The final topic with Heyward is the cost, which many hold up as a reason that he’ll have to stay and get playing time. But if he’s patrolling center and not getting as many PAs, even if all of them are against righties, it’s entirely possible he’ll be a negative-WAR player. From a purely objective point of view, that would mean it’s actually better to pay him not to play.

There’s even a solid emotional incentive to cutting Heyward loose, which is that he’d be able to choose his new team. Between his high salary, no-trade clause, and diminished production, the Cubs aren’t getting anything in return for him even if he allows it. Designating him for assignment means he’ll still get paid his full salary for the next two years and another team only needs to pay him the league minimum. Now his leadership and professionalism suddenly become a huge boon, perhaps for a contender looking for that little edge.

But let’s say the Cubs aren’t willing to rip the band-aid off at this point and would prefer to clear things up another way. Neither Ortega nor Hermosillo has minor league options available, so they’d likewise have to be DFA’d and almost certainly lost to another team. Unlike Heyward, though, there is at least the possibility of trading one of them for a solid return.

Assuming the Cubs want to use Heyward in a platoon, Ortega becomes the most likely of the two extra outfielders to be moved. That opens up all kinds of possibilities, particularly with a Padres team that needs depth in center and has similar positional redundancies at catcher and first base. Hey, have the Cubs ever made a deal with the Pads involving a catcher, and have there been trade rumors surrounding Chicago’s catching situation?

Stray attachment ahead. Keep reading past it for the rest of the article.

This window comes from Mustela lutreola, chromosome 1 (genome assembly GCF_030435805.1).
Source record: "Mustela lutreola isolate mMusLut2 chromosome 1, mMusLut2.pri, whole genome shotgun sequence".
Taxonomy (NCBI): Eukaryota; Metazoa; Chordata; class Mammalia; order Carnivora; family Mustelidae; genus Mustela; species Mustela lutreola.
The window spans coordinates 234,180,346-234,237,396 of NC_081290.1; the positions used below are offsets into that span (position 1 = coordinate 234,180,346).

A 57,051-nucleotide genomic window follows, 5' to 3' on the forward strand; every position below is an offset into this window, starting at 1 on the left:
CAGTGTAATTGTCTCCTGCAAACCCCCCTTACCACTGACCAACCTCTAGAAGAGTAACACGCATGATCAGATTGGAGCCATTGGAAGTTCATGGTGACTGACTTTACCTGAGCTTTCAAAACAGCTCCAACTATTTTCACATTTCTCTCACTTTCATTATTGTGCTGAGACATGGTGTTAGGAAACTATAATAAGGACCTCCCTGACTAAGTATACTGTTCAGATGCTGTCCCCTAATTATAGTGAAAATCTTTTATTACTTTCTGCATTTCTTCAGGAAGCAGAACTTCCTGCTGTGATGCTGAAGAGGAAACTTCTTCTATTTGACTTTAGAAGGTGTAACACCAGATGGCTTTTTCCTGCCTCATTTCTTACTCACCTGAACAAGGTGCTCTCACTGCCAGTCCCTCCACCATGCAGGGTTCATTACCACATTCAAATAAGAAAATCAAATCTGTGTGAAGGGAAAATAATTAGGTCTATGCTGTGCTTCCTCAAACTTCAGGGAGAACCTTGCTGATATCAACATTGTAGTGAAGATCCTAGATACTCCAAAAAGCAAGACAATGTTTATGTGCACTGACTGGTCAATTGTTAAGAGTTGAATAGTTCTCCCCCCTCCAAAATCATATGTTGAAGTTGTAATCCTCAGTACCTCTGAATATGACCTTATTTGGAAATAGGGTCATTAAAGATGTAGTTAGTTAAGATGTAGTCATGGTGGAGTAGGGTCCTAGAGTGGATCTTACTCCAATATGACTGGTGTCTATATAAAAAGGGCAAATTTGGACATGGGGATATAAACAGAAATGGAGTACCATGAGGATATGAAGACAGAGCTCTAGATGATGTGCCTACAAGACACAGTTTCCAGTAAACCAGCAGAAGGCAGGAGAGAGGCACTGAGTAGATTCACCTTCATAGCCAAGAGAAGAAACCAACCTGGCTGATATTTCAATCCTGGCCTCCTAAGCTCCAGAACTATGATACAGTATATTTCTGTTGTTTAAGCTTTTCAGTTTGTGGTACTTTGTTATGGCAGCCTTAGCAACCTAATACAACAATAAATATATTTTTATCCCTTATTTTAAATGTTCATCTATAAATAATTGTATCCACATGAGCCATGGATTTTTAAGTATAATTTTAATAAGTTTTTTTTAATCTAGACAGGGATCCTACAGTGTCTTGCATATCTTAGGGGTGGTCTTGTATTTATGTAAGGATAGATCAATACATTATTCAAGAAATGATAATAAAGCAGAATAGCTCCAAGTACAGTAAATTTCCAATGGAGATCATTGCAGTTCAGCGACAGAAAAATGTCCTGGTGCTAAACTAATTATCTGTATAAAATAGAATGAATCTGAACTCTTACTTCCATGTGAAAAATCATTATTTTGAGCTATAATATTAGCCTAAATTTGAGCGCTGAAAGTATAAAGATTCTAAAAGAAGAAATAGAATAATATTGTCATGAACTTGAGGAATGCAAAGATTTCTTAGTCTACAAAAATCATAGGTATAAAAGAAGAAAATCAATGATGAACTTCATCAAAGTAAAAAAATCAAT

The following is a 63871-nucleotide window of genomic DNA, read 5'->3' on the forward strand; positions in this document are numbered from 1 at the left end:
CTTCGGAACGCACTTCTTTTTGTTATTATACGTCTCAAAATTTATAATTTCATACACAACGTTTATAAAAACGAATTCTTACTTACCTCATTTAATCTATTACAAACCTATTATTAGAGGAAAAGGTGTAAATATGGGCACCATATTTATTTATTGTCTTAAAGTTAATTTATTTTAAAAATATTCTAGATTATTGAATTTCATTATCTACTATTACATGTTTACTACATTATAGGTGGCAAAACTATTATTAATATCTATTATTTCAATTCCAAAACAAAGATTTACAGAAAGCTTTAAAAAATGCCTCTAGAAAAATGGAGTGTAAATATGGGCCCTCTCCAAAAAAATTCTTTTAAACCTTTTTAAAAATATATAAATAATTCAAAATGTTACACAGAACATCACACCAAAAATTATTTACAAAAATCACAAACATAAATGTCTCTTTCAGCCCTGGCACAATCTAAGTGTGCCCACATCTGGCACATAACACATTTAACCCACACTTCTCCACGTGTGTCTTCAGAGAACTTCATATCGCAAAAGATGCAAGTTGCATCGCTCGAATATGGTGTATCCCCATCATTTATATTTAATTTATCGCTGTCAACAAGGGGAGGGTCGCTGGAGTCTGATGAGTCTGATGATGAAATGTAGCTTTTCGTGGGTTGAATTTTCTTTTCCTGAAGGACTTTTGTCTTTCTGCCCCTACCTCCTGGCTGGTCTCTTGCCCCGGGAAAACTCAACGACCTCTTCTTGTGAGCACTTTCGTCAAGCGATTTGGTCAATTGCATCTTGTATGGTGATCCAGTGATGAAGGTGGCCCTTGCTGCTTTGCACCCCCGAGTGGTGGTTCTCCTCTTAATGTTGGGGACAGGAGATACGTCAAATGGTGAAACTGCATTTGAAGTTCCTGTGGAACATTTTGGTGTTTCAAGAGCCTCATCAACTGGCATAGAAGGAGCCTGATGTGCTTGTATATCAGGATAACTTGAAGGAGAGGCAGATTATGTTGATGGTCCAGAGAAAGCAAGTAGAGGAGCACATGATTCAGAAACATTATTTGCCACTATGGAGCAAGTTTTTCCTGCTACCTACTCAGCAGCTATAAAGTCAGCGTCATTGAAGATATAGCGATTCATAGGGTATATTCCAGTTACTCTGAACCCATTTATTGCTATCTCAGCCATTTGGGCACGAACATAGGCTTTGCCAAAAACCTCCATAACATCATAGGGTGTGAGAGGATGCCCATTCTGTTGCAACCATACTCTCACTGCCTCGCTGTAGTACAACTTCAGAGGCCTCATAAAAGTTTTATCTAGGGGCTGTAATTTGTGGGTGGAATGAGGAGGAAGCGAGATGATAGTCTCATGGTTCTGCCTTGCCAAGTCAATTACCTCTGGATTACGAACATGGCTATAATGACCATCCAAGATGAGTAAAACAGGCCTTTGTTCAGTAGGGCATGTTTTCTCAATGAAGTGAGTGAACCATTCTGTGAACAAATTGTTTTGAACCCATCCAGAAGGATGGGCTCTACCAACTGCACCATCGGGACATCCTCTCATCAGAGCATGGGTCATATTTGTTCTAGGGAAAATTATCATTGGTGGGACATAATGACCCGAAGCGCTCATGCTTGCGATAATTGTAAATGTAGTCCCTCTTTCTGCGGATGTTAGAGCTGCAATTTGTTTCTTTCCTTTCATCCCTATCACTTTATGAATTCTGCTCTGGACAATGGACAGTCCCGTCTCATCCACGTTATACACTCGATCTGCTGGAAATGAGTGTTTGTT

Yes on both counts, and that’s before you add the idea that the Cubs have been mentioned as a potential match with San Diego on a deal for Eric Hosmer. That would open up a whole new can of worms, but Dennis Lin of The Athletic wrote that the Padres are still trying to work something out on that front.

Relatively speaking, the easiest solution could be another trade or two. League sources say the Padres are open to discussing their catchers, with four on their 40-man roster, and some of their starting pitching depth. And with Luke Voit, Profar and Beaty all options at first base, San Diego continues to explore potential trades involving Eric Hosmer.

With just a week to go before Opening Day and the outfield still a little too crowded for comfort, there are two simple ways the Cubs could clear things up in a hurry. Well, the aforementioned trade might not be quite as simple if you keep pulling on that string, but would at least be a means to an end. Moving on from Heyward would be much easier in terms of practicality.

In the end, though, I don’t think the Cubs will do what is easiest and what makes the most sense. It won’t surprise me at all if they do indeed find a way to kick the can a little further, at which point they’ll either end up parting ways with not-Heyward or putting someone else on the IL to buy another two weeks or so.

Ed. note: Though it’s perhaps implied above, I want to make very clear that I appreciate what Heyward has meant to the Cubs and the City of Chicago over the last several years. Were the Cubs in a different competitive situation and were roster spots easier to come by, I believe they’d be foolish to jettison him and lose his leadership. As currently constructed, however, this roster simply isn’t able to take advantage of those qualities that make Heyward more than just what’s on the back of his baseball card.

I wrote then they signed him that Heyward was a glue guy whose contributions to the team would be greater than his statistical production and I believe history proves me right on that front. But that was when he was surrounded by enough talent to win a World Series, something that is no longer the case on the North Side.